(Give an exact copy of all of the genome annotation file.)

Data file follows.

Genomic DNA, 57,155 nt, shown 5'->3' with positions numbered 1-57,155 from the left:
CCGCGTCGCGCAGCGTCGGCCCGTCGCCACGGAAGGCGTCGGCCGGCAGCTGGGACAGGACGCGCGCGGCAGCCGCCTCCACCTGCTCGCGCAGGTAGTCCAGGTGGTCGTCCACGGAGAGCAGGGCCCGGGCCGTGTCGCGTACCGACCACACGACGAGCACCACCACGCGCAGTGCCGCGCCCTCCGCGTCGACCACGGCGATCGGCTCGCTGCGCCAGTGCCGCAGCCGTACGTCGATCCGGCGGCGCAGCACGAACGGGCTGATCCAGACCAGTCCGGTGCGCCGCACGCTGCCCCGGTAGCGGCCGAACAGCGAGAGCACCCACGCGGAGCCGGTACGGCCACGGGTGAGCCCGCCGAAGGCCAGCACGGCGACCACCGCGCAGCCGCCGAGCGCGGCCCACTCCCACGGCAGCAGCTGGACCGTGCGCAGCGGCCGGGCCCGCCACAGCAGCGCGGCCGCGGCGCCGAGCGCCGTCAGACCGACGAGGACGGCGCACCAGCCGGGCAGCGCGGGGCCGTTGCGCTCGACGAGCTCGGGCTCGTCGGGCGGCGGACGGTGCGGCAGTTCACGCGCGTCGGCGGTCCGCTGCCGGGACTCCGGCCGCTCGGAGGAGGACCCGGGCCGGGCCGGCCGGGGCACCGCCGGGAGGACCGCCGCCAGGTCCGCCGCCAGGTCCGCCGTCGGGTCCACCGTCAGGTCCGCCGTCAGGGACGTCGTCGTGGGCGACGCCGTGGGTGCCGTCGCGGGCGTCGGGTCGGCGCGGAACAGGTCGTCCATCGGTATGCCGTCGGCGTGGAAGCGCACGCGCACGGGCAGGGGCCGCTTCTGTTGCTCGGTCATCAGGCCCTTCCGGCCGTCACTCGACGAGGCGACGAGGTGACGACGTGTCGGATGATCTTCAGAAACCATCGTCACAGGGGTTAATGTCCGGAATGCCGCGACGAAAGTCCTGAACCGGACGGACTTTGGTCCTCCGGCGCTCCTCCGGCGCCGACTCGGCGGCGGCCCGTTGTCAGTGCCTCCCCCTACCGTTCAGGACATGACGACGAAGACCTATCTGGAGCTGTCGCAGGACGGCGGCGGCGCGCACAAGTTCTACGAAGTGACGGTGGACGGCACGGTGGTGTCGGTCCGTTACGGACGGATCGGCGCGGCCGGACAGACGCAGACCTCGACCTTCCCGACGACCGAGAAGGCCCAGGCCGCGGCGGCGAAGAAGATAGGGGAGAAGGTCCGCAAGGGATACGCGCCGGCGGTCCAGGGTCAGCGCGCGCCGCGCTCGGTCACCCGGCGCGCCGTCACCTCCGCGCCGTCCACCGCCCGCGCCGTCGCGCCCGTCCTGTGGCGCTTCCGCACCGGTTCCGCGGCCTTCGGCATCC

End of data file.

Genomic DNA, 57,155 nt, shown 5'->3' with positions numbered 1-57,155 from the left:
CCGCGTCGCGCAGCGTCGGCCCGTCGCCACGGAAGGCGTCGGCCGGCAGCTGGGACAGGACGCGCGCGGCAGCCGCCTCCACCTGCTCGCGCAGGTAGTCCAGGTGGTCGTCCACGGAGAGCAGGGCCCGGGCCGTGTCGCGTACCGACCACACGACGAGCACCACCACGCGCAGTGCCGCGCCCTCCGCGTCGACCACGGCGATCGGCTCGCTGCGCCAGTGCCGCAGCCGTACGTCGATCCGGCGGCGCAGCACGAACGGGCTGATCCAGACCAGTCCGGTGCGCCGCACGCTGCCCCGGTAGCGGCCGAACAGCGAGAGCACCCACGCGGAGCCGGTACGGCCACGGGTGAGCCCGCCGAAGGCCAGCACGGCGACCACCGCGCAGCCGCCGAGCGCGGCCCACTCCCACGGCAGCAGCTGGACCGTGCGCAGCGGCCGGGCCCGCCACAGCAGCGCGGCCGCGGCGCCGAGCGCCGTCAGACCGACGAGGACGGCGCACCAGCCGGGCAGCGCGGGGCCGTTGCGCTCGACGAGCTCGGGCTCGTCGGGCGGCGGACGGTGCGGCAGTTCACGCGCGTCGGCGGTCCGCTGCCGGGACTCCGGCCGCTCGGAGGAGGACCCGGGCCGGGCCGGCCGGGGCACCGCCGGGAGGACCGCCGCCAGGTCCGCCGCCAGGTCCGCCGTCGGGTCCACCGTCAGGTCCGCCGTCAGGGACGTCGTCGTGGGCGACGCCGTGGGTGCCGTCGCGGGCGTCGGGTCGGCGCGGAACAGGTCGTCCATCGGTATGCCGTCGGCGTGGAAGCGCACGCGCACGGGCAGGGGCCGCTTCTGTTGCTCGGTCATCAGGCCCTTCCGGCCGTCACTCGACGAGGCGACGAGGTGACGACGTGTCGGATGATCTTCAGAAACCATCGTCACAGGGGTTAATGTCCGGAATGCCGCGACGAAAGTCCTGAACCGGACGGACTTTGGTCCTCCGGCGCTCCTCCGGCGCCGACTCGGCGGCGGCCCGTTGTCAGTGCCTCCCCCTACCGTTCAGGACATGACGACGAAGACCTATCTGGAGCTGTCGCAGGACGGCGGCGGCGCGCACAAGTTCTACGAAGTGACGGTGGACGGCACGGTGGTGTCGGTCCGTTACGGACGGATCGGCGCGGCCGGACAGACGCAGACCTCGACCTTCCCGACGACCGAGAAGGCCCAGGCCGCGGCGGCGAAGAAGATAGGGGAGAAGGTCCGCAAGGGATACGCGCCGGCGGTCCAGGGTCAGCGCGCGCCGCGCTCGGTCACCCGGCGCGCCGTCACCTCCGCGCCGTCCACCGCCCGCGCCGTCGCGCCCGTCCTGTGGCGCTTCCGCACCGGTTCCGCGGCCTTCGGCATCC